«Indeed, one of the refreshing elements of this work is the immediacy with which one can understand the sound-making process, where each micro-event is present, visible, and concrete. Yet at the same time the resulting complexity of the total system, conjured before your eyes, defies any attempt to dissect it. You might find yourself feeling there is a «prime mover» at work behind the scenes, but in fact it is just the characteristic reaction of materials behaving together and in unison with the space of their activity. A magic of the real.» Xymara
This work is an alphabetical list of the most important architects with their best known building.
A lot of them have been left out with grief because we only need one for each letter and we done an effort to have differents nationalities.
If you love architecture, for more stuff you can follow us in http://www.ombuarchitecture.tumblr.com
Concept and Animation: Andrea Stinga, Federico Gonzalez
Art Direction: Federico Gonzalez
Music: The Butterfly from Eugene C.Rose and George Ruble, (Creative Commons)
you can download it here: vimeo.com/musicstore/track/10358
Here is the alphabetical list We hope you enjoy it.
Alvar AAlto _ Säynätsalo Town hall - Finland
Luis Barragán _ satellite towers - Mexico city
Santiago Calatrava _ Lyon - Satolas airport railway station - lyon France
Luís Domènech i Montaner _ Antoni Tàpies foundation - Barcelona
Eduardo Souto de Moura _ Paula Rego's House of Stories _ Cascais _ portugal
Norman Foster_ London City Hall _ England
frank Gehry _ Guggenheim bilbao _ Spain
herzog & de meuron _ Beijing National Stadium _ CHina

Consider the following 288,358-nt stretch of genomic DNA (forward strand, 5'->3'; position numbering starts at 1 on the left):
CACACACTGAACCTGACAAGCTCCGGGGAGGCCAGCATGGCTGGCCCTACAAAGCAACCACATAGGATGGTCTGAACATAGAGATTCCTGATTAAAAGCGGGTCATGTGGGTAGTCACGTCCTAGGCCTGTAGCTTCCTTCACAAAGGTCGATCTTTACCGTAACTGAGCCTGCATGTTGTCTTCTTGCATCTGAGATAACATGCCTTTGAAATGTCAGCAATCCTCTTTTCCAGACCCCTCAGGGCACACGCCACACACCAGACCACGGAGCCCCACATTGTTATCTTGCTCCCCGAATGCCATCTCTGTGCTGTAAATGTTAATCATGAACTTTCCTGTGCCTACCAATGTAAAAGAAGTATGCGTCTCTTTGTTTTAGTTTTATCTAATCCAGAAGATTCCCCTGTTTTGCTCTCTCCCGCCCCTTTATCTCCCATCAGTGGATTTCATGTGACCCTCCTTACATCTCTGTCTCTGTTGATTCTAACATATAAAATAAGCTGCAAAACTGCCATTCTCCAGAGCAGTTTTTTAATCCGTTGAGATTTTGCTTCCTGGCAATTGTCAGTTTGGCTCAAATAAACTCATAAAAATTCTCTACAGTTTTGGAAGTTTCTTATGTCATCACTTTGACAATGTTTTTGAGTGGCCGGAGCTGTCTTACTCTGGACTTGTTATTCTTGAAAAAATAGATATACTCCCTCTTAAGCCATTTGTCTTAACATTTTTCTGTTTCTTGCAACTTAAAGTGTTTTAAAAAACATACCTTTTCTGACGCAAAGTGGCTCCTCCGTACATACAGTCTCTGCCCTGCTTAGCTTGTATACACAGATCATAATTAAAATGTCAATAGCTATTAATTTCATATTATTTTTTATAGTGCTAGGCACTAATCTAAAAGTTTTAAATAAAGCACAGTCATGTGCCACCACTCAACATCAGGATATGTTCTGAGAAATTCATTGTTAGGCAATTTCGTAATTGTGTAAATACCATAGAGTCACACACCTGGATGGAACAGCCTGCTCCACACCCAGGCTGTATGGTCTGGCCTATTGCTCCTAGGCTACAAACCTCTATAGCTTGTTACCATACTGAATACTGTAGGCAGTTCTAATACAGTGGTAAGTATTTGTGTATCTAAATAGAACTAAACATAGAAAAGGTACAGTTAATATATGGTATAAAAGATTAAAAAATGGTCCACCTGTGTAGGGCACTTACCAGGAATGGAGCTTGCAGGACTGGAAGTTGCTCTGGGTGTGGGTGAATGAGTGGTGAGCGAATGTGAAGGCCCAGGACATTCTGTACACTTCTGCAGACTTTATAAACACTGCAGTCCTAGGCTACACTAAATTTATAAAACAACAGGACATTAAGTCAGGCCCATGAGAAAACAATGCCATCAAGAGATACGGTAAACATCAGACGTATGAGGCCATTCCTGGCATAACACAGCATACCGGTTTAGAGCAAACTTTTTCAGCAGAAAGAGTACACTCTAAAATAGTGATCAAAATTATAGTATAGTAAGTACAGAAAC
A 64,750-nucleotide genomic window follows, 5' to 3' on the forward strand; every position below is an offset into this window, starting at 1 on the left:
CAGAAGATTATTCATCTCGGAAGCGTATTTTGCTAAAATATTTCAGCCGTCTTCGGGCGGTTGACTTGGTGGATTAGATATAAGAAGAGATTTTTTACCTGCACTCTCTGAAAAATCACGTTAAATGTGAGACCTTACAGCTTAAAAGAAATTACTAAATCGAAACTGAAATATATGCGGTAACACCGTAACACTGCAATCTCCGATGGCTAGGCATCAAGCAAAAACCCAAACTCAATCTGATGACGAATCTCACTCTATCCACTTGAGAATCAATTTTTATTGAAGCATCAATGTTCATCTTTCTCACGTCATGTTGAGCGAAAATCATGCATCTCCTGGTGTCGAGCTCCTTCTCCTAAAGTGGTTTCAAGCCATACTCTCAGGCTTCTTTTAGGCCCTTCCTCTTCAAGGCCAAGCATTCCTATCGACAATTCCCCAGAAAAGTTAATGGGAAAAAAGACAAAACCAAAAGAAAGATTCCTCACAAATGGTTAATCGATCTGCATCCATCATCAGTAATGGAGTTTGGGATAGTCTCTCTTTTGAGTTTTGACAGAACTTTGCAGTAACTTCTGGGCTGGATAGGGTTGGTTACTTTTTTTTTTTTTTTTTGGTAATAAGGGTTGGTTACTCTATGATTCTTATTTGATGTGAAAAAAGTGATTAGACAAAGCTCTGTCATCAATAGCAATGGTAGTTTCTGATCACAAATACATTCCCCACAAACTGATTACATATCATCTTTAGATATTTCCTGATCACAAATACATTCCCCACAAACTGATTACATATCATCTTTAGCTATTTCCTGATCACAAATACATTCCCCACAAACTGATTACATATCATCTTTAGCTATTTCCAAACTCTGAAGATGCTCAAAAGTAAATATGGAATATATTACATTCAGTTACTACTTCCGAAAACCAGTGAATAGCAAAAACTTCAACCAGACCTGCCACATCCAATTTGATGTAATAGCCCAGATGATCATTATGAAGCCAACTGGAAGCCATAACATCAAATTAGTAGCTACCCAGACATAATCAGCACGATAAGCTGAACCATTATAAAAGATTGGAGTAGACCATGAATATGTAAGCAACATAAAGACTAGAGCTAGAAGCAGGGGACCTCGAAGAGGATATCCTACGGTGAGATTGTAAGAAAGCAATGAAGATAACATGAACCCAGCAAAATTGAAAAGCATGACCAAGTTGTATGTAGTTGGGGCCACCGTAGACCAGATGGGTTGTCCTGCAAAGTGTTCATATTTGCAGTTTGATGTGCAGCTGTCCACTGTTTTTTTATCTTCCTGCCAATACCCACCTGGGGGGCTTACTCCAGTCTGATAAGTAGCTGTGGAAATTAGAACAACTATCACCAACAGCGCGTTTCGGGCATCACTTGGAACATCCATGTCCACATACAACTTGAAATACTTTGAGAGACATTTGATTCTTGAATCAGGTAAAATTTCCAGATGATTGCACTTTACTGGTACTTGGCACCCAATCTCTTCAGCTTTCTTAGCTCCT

Arata Isozaki _ Palau Sant Jordi _ barcelona
Philip Johnson _ The Glass House _ New Canaan _ United state
Louis Kahn _ National Parliament of Bangladesh _ Dhaka city
le corbusier _ Villa Savoye _ Poissy, Francia
Ludwig Mies van der Rohe _ barcelona pavilion _ Spain
oscar niemeyer _ National Congress of Brazil, Brasília
Joseph Maria Olbrich _ Secession building, vienna - Austria
César Pelli _ Petronas Twin Tower _ Kuala Lumpur, Malaysia
Giacomo Quarenghi _ the Smolny Institute _ St. Petersburg, Russia.
Renzo Piano + Richard Rogers _ Pompidou Centre _ Paris, Francia
Álvaro Siza _ Ibere camargo foundation _ porto alegre _ Brazil
kenzo Tange _ Tokyo Olympic Stadium - Japan
Jørn Utzon _ Sydney Opera House _ Australia
William Van Alen _ Chrysler Building _ New York City
frank lloyd wright _ guggenheim new york _ United state
Iannis Xenakis _ Philips pavilion _ Expo '58 in Brussels
Minoru Yamasaki _ World Trade Center
Zaha Hadid_The Pierres Vives building _ Montpellier, France
I remember when I first arrived in Hong Kong almost a decade ago, I felt like I had walked into an actual movie set. It was a place that I had only seen on TV as a kid, with its strange red taxi’s, odd stop lights and driving on the other side of the road.
My intent with this project was to illustrate the grandeur of Hong Kong that most people would never get to see. When I had recently watched the movie Oblivion, it had somehow starkly reminded me of Hong Kong, with the feeling of being so insignificantly small -- almost irrelevant to my surroundings. Hong Kong is an unbelievably dense city, where much of the world can be accessed at your fingertips. But in a city where you can access the material world in a matter of seconds, it also has the ability to isolate you from the 8 million people around you as well.
With this piece, I hope that you are able to engage in this contradiction.
Track: M83 - Waking Up
Inspiration: Oblivion Movie
Andrew Tso, for a good time in Hong Kong, and makes cameo at 1:53. tsotography.com
Tom Ryaboi, for the technical editing expertise. tomryaboi.com
Camera: Canon 7D, Canon T2I
Lenses: Sigma 8-16mm, Samyang 8mm, Sigma 30mm, Canon 50mm